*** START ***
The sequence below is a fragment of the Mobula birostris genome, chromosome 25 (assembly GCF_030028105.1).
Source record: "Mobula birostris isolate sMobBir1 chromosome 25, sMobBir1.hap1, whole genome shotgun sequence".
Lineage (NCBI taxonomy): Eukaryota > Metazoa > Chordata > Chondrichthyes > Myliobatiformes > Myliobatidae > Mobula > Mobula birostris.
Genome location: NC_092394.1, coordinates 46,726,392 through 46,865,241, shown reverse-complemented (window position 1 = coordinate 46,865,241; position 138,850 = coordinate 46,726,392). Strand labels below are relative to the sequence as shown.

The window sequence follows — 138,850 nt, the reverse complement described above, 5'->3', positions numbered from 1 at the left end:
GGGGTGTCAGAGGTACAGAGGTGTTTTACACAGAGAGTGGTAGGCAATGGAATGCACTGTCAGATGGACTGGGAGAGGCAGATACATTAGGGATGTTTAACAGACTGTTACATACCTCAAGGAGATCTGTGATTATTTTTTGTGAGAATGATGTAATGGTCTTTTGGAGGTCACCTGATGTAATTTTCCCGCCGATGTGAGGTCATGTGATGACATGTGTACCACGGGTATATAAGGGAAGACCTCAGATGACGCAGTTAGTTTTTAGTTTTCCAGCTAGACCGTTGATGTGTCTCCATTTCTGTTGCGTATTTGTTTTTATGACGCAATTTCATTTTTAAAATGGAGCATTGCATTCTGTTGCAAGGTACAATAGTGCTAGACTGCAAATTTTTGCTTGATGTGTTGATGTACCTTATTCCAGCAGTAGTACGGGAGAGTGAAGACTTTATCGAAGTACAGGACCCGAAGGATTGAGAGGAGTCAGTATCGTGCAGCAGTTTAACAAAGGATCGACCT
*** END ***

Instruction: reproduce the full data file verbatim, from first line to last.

The sequence below is a fragment of the Mobula birostris genome, chromosome 25 (assembly GCF_030028105.1).
Source record: "Mobula birostris isolate sMobBir1 chromosome 25, sMobBir1.hap1, whole genome shotgun sequence".
Lineage (NCBI taxonomy): Eukaryota > Metazoa > Chordata > Chondrichthyes > Myliobatiformes > Myliobatidae > Mobula > Mobula birostris.
Genome location: NC_092394.1, coordinates 46,726,392 through 46,865,241, shown reverse-complemented (window position 1 = coordinate 46,865,241; position 138,850 = coordinate 46,726,392). Strand labels below are relative to the sequence as shown.

The window sequence follows — 138,850 nt, the reverse complement described above, 5'->3', positions numbered from 1 at the left end:
GGGGTGTCAGAGGTACAGAGGTGTTTTACACAGAGAGTGGTAGGCAATGGAATGCACTGTCAGATGGACTGGGAGAGGCAGATACATTAGGGATGTTTAACAGACTGTTACATACCTCAAGGAGATCTGTGATTATTTTTTGTGAGAATGATGTAATGGTCTTTTGGAGGTCACCTGATGTAATTTTCCCGCCGATGTGAGGTCATGTGATGACATGTGTACCACGGGTATATAAGGGAAGACCTCAGATGACGCAGTTAGTTTTTAGTTTTCCAGCTAGACCGTTGATGTGTCTCCATTTCTGTTGCGTATTTGTTTTTATGACGCAATTTCATTTTTAAAATGGAGCATTGCATTCTGTTGCAAGGTACAATAGTGCTAGACTGCAAATTTTTGCTTGATGTGTTGATGTACCTTATTCCAGCAGTAGTACGGGAGAGTGAAGACTTTATCGAAGTACAGGACCCGAAGGATTGAGAGGAGTCAGTATCGTGCAGCAGTTTAACAAAGGATCGACCT